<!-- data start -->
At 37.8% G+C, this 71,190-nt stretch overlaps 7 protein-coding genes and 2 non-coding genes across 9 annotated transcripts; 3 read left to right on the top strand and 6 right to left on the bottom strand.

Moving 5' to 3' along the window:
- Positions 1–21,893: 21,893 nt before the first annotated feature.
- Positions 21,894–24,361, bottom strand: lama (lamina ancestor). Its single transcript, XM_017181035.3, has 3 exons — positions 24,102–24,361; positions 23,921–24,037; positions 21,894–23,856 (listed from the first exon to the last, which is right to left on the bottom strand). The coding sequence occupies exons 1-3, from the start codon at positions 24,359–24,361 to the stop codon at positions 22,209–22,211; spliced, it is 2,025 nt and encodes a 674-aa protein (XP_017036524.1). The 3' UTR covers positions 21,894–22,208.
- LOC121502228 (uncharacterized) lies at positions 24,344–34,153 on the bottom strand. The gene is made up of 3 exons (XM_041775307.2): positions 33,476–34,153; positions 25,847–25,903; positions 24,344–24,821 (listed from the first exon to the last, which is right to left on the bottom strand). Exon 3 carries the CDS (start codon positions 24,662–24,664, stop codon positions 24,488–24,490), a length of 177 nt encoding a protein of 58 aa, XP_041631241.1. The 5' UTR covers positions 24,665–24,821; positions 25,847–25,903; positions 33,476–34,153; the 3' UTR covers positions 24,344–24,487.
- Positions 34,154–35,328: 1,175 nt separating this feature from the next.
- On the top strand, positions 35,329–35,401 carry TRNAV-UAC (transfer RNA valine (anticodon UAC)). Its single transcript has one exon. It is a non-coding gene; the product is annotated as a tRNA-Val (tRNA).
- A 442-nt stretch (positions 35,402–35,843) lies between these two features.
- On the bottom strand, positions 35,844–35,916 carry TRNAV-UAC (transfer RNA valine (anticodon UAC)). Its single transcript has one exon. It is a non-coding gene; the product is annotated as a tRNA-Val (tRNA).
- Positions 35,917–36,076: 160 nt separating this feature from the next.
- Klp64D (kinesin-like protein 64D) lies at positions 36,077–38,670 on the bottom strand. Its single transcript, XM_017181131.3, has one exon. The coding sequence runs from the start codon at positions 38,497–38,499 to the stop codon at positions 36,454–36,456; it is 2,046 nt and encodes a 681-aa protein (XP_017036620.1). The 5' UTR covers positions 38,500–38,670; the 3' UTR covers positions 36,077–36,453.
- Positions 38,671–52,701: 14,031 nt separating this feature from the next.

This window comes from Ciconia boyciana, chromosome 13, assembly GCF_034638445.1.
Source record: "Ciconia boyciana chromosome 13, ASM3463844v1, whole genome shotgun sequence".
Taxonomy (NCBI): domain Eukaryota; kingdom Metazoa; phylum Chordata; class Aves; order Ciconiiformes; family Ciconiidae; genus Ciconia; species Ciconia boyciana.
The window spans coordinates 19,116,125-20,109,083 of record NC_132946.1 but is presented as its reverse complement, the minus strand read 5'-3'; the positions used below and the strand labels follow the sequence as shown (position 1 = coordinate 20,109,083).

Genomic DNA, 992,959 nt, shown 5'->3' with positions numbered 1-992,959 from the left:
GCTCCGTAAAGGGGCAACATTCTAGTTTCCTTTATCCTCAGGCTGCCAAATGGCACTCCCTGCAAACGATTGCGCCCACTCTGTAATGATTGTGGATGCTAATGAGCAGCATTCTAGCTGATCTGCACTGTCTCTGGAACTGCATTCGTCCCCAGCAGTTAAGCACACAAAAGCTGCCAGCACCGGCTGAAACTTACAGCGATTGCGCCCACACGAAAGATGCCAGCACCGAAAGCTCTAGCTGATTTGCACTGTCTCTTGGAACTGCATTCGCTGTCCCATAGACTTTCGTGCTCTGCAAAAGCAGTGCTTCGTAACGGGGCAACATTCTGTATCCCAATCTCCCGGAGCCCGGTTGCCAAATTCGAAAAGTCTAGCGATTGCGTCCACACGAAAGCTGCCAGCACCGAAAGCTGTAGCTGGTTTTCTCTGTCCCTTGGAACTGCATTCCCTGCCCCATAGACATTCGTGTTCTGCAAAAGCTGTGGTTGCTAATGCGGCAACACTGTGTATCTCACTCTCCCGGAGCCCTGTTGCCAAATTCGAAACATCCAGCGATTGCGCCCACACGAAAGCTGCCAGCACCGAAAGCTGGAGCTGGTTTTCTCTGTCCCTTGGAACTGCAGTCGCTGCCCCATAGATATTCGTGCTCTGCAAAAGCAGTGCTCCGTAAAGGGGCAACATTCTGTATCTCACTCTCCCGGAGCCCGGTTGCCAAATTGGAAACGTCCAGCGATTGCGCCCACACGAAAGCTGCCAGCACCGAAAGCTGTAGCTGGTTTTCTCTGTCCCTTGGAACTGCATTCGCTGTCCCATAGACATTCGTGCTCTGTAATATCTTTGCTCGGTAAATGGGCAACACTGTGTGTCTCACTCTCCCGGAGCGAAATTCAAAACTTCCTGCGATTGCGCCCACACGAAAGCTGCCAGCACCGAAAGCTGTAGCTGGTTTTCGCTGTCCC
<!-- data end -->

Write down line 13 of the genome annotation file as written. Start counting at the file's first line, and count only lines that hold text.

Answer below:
This window comes from Ciconia boyciana, chromosome 13, assembly GCF_034638445.1.